Emergency Vehicle Accidents
We expect the drivers of emergency vehicles to be careful. However, thousands of people sustain injuries in accidents involving emergency vehicles every year.
The figures are not as surprising as they may seem. Police cars, fire trucks, and ambulances often travel at fast speeds. Even when their lights and sirens on one error can cause a serious accident.
An emergency vehicle responding to an incident can engender panic in other drivers as they attempt to pull over to avoid fast-moving ambulances, cop cars, or fire trucks.
Every year over 100 people lose their lives in accidents involving these vehicles, according to the National Highways Traffic Safety Administration (NHTSA).
The agency reported that 559 law enforcement officers were killed in the United States by vehicle crashes from 2000 to 2008.
The statistics only tell half of the story. More innocent bystanders and other motorists lose their lives in police chases and crashes involving cruisers.
Police chases claim the lives on an average of 355 people every year, according to the Bureau of Justice Statistics. About a third of those who lose their lives are innocent bystanders.
A 2019 article by McClatchy indicated the number of innocent people who die in police chases is rising. At least 416 people died in police chases in 2017, according to an analysis of federal records by FairWarning. This was the fourth consecutive year when the number of people killed as a result of police pursuits increased – and a 22-percent increase over 2013 when 341 people were killed. At least 13,100 people died in police pursuits from 1979 through 2017, according to official statistics.
The death toll from police chases is considerable. More people die every year in these accidents than from hurricanes and tornadoes combined. The statistics also found.
In 57 cases, people lost their lives in crashes in which the fleeing driver was hitting speeds at over 100 mph.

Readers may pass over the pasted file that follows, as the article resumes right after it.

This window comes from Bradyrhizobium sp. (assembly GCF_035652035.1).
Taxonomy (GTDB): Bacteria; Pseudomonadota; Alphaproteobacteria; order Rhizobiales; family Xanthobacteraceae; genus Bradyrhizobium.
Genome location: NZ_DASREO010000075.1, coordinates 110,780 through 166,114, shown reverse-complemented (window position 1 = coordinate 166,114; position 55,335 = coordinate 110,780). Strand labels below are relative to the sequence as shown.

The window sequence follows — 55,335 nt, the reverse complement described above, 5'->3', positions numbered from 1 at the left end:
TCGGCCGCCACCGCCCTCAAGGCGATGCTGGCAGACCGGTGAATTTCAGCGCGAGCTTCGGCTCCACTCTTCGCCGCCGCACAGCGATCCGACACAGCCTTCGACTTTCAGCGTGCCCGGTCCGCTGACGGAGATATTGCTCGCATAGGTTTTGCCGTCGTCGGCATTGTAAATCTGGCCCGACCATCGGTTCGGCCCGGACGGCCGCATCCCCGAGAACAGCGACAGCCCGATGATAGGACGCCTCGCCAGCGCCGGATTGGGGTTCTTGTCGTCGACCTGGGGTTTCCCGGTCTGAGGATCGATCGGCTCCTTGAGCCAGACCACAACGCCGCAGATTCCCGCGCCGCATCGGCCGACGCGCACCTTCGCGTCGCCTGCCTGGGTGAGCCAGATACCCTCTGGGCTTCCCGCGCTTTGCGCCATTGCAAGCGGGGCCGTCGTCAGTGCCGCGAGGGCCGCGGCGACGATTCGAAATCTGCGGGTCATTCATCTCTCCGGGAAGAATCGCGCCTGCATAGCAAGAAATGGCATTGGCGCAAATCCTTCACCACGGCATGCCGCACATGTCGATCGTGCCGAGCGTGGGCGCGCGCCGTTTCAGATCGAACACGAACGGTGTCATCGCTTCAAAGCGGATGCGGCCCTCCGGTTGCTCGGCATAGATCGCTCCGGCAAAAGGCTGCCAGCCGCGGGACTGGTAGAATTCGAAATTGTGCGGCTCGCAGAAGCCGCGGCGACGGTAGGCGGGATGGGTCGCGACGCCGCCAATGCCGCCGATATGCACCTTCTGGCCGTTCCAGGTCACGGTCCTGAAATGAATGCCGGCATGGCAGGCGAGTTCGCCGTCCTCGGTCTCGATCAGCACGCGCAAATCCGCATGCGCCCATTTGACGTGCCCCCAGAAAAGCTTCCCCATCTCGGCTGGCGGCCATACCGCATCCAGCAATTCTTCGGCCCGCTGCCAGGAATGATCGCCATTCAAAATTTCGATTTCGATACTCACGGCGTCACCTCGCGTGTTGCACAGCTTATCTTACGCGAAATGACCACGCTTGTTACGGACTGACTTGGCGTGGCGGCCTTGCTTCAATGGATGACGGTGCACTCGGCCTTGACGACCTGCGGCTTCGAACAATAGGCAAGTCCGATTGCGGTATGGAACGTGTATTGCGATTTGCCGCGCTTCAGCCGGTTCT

Black people lose their lives disproportionately. African Americans accounted for 36 percent of the deaths of people whose race was recorded, compared to just 12 percent of the U.S. population.
A quarter of the drivers who were fleeing from police vehicles were drunk. The decision of police to chase drunk drivers has been questioned. Intoxicated drivers are more likely to crash, causing deaths and injuries.
John Whetsel, a retired Oklahoma sheriff and chairman of the traffic safety committee of the National Sheriffs’ Association told McClatchy the number of pursuit-related deaths is rising because suspects are more likely to flee police than in the past.
Crashes Involving Ambulances in Virginia
In May 2019, four people were injured in a crash between an ambulance and a pickup truck in Richmond. When ambulances are involved in crashes, vulnerable patients being transported may suffer serious and life-threatening injuries.
In 2018 in King George County, a Westmoreland County ambulance was taking a patient to a local hospital when it hit two vehicles at an intersection. Police say the emergency lights and siren were activated when the crash happened. One occupant of a van died and two other people suffered injuries.
The NHTSA released a report detailing the number of ambulance accidents in the United States. The agency studied the number of ambulance accidents over a 20 year period from 1992-2011.
The study released in 2014 revealed there are about 6,500 accidents involving ambulances every year. As many as 35 percent of crashes resulted in injury or the death of at least one of the people involved in the accident.
Due to the speed of emergency vehicles, the fatality rates in crashes in fire trucks, ambulances, and police cruisers are about 4.8 times higher than the national average.
A report from the NHTSA stated a quarter of all fatalities occur inside the ambulance at the time of the crash. In the majority of fatal crashes involving an ambulance, the driver or passenger of another vehicle loses his or her life.
Crashes Involving Fire Trucks in Virginia
Fire trucks are involved in crashes on occasions in Virginia. Recently, a fire truck in Chesterfield was rear-ended at the scene of an incident.
In 2018, two volunteer firefighters died and three others suffered injuries after their fire truck crashed while responding to a highway wreck in West Virginia. The five members of the Pratt Volunteer Fire Department were heading toward a crash on the West Virginia Turnpike.
Fire trucks are heavy vehicles that move at fast speeds. Every year, about 1,000 injuries and a handful of deaths are caused in fire truck accidents.
When the Emergency Services are to Blame for Crashes
Although emergency vehicles have the right of way when their blue lights are on and their sirens are activated, that does not mean drivers of emergency vehicles cannot be reckless. On occasions, they have not even activated their flashers and sirens when responding to an incident.
All too often police officers start pursuits over minor traffic infractions. Often innocent bystanders and other people in other vehicles end up injured or dead.
If you or a family member has been hurt in an accident involving an emergency vehicle, please contact the Smith Law Center today at (757) 244-7000.